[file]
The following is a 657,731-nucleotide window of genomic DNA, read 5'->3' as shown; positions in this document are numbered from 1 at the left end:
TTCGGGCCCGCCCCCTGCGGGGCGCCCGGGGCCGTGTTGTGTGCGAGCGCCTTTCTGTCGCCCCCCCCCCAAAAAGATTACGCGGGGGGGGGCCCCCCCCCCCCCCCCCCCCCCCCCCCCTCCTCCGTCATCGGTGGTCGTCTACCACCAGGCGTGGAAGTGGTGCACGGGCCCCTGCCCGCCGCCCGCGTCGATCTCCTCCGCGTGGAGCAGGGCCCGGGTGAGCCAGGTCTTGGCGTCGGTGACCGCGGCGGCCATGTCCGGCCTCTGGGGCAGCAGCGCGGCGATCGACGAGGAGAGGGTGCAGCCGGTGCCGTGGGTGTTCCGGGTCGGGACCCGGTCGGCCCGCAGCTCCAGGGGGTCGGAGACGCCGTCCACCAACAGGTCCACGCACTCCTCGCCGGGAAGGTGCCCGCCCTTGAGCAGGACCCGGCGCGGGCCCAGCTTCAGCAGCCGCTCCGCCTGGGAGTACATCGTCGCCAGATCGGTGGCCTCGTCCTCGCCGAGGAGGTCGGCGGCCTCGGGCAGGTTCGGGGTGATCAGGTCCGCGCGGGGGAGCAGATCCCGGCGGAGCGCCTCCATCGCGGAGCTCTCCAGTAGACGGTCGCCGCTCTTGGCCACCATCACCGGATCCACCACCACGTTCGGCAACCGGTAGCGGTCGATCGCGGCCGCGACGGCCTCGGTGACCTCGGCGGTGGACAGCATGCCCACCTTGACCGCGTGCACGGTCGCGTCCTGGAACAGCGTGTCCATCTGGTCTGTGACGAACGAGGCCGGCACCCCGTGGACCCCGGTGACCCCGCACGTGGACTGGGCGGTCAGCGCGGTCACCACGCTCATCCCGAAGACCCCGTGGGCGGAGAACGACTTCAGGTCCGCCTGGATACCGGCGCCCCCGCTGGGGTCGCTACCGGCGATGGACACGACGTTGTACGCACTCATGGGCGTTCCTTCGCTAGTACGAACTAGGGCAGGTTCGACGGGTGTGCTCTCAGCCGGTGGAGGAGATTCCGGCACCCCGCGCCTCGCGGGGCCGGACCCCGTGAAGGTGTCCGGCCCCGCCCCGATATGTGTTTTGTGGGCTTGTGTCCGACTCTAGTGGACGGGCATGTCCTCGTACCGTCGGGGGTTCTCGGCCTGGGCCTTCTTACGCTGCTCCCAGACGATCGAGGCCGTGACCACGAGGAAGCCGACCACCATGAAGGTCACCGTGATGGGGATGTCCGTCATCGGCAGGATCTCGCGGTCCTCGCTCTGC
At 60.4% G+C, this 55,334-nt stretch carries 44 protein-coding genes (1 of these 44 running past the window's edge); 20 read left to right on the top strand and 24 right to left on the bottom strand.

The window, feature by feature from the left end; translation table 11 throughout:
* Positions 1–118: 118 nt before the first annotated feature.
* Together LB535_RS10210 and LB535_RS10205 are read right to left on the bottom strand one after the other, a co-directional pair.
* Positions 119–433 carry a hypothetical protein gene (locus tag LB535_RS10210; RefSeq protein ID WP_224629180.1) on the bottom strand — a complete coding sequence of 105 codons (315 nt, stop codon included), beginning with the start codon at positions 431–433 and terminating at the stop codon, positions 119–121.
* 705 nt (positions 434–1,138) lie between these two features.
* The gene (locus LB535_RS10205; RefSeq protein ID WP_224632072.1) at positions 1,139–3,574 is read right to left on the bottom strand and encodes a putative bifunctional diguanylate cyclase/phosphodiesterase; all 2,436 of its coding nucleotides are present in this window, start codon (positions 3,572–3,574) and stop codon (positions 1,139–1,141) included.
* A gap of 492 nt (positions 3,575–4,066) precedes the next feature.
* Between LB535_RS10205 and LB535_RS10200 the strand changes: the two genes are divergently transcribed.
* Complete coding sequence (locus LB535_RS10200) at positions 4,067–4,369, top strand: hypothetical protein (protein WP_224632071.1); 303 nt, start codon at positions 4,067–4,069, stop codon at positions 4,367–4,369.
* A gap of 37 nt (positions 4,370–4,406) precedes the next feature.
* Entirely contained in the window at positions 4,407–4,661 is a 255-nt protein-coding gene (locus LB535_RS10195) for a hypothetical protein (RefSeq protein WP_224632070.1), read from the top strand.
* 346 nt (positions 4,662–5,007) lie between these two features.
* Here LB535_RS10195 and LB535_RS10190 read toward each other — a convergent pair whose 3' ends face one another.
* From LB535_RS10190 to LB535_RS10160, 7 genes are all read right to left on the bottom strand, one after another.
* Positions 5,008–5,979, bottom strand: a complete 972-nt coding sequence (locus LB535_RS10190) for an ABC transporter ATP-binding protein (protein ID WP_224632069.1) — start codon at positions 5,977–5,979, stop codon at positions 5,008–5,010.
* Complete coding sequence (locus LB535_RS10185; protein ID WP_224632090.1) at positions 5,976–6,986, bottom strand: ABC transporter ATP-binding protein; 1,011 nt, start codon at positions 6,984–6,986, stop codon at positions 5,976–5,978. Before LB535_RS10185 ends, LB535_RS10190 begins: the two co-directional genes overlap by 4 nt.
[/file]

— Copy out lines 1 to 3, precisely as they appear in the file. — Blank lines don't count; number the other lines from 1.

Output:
The following is a 657,731-nucleotide window of genomic DNA, read 5'->3' as shown; positions in this document are numbered from 1 at the left end:
TTCGGGCCCGCCCCCTGCGGGGCGCCCGGGGCCGTGTTGTGTGCGAGCGCCTTTCTGTCGCCCCCCCCCCAAAAAGATTACGCGGGGGGGGGCCCCCCCCCCCCCCCCCCCCCCCCCCCCTCCTCCGTCATCGGTGGTCGTCTACCACCAGGCGTGGAAGTGGTGCACGGGCCCCTGCCCGCCGCCCGCGTCGATCTCCTCCGCGTGGAGCAGGGCCCGGGTGAGCCAGGTCTTGGCGTCGGTGACCGCGGCGGCCATGTCCGGCCTCTGGGGCAGCAGCGCGGCGATCGACGAGGAGAGGGTGCAGCCGGTGCCGTGGGTGTTCCGGGTCGGGACCCGGTCGGCCCGCAGCTCCAGGGGGTCGGAGACGCCGTCCACCAACAGGTCCACGCACTCCTCGCCGGGAAGGTGCCCGCCCTTGAGCAGGACCCGGCGCGGGCCCAGCTTCAGCAGCCGCTCCGCCTGGGAGTACATCGTCGCCAGATCGGTGGCCTCGTCCTCGCCGAGGAGGTCGGCGGCCTCGGGCAGGTTCGGGGTGATCAGGTCCGCGCGGGGGAGCAGATCCCGGCGGAGCGCCTCCATCGCGGAGCTCTCCAGTAGACGGTCGCCGCTCTTGGCCACCATCACCGGATCCACCACCACGTTCGGCAACCGGTAGCGGTCGATCGCGGCCGCGACGGCCTCGGTGACCTCGGCGGTGGACAGCATGCCCACCTTGACCGCGTGCACGGTCGCGTCCTGGAACAGCGTGTCCATCTGGTCTGTGACGAACGAGGCCGGCACCCCGTGGACCCCGGTGACCCCGCACGTGGACTGGGCGGTCAGCGCGGTCACCACGCTCATCCCGAAGACCCCGTGGGCGGAGAACGACTTCAGGTCCGCCTGGATACCGGCGCCCCCGCTGGGGTCGCTACCGGCGATGGACACGACGTTGTACGCACTCATGGGCGTTCCTTCGCTAGTACGAACTAGGGCAGGTTCGACGGGTGTGCTCTCAGCCGGTGGAGGAGATTCCGGCACCCCGCGCCTCGCGGGGCCGGACCCCGTGAAGGTGTCCGGCCCCGCCCCGATATGTGTTTTGTGGGCTTGTGTCCGACTCTAGTGGACGGGCATGTCCTCGTACCGTCGGGGGTTCTCGGCCTGGGCCTTCTTACGCTGCTCCCAGACGATCGAGGCCGTGACCACGAGGAAGCCGACCACCATGAAGGTCACCGTGATGGGGATGTCCGTCATCGGCAGGATCTCGCGGTCCTCGCTCTGC
At 60.4% G+C, this 55,334-nt stretch carries 44 protein-coding genes (1 of these 44 running past the window's edge); 20 read left to right on the top strand and 24 right to left on the bottom strand.